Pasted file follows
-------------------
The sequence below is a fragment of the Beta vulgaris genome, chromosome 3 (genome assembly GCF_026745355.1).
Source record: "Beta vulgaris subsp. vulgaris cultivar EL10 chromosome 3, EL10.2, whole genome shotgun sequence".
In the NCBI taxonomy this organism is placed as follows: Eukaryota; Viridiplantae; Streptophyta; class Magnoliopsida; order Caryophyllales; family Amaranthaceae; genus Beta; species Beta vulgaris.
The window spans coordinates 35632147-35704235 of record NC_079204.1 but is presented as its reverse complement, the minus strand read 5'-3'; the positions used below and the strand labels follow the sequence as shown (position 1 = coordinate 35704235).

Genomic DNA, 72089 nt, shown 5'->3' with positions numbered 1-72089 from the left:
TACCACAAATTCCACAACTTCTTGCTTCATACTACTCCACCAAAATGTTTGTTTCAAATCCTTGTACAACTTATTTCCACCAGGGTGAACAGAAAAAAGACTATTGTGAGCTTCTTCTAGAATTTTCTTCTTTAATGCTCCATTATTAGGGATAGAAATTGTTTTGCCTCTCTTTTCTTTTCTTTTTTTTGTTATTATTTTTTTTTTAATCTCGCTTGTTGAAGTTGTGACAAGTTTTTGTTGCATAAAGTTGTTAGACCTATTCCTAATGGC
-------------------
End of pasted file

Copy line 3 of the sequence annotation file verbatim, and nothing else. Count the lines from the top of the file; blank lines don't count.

In the NCBI taxonomy this organism is placed as follows: Eukaryota; Viridiplantae; Streptophyta; class Magnoliopsida; order Caryophyllales; family Amaranthaceae; genus Beta; species Beta vulgaris.